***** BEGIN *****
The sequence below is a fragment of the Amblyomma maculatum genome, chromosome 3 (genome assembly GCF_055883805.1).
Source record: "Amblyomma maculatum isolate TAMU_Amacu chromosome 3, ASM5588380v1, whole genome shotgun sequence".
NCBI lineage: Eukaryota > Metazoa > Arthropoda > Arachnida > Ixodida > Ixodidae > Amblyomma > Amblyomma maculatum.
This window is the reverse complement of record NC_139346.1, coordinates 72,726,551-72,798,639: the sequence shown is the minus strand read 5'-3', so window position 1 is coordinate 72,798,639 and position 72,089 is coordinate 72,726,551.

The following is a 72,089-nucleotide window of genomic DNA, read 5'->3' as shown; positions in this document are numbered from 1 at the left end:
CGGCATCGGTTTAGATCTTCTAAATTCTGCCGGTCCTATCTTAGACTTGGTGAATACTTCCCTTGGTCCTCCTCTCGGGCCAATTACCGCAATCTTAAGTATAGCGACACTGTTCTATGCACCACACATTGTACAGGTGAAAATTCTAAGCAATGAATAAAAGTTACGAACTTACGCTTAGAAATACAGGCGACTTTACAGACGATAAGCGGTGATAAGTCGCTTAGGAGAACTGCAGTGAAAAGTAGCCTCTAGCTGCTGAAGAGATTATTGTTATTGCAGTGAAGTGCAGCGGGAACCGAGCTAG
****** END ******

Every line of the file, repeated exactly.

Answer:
The sequence below is a fragment of the Amblyomma maculatum genome, chromosome 3 (genome assembly GCF_055883805.1).
Source record: "Amblyomma maculatum isolate TAMU_Amacu chromosome 3, ASM5588380v1, whole genome shotgun sequence".
NCBI lineage: Eukaryota > Metazoa > Arthropoda > Arachnida > Ixodida > Ixodidae > Amblyomma > Amblyomma maculatum.
This window is the reverse complement of record NC_139346.1, coordinates 72,726,551-72,798,639: the sequence shown is the minus strand read 5'-3', so window position 1 is coordinate 72,798,639 and position 72,089 is coordinate 72,726,551.

The following is a 72,089-nucleotide window of genomic DNA, read 5'->3' as shown; positions in this document are numbered from 1 at the left end:
CGGCATCGGTTTAGATCTTCTAAATTCTGCCGGTCCTATCTTAGACTTGGTGAATACTTCCCTTGGTCCTCCTCTCGGGCCAATTACCGCAATCTTAAGTATAGCGACACTGTTCTATGCACCACACATTGTACAGGTGAAAATTCTAAGCAATGAATAAAAGTTACGAACTTACGCTTAGAAATACAGGCGACTTTACAGACGATAAGCGGTGATAAGTCGCTTAGGAGAACTGCAGTGAAAAGTAGCCTCTAGCTGCTGAAGAGATTATTGTTATTGCAGTGAAGTGCAGCGGGAACCGAGCTAG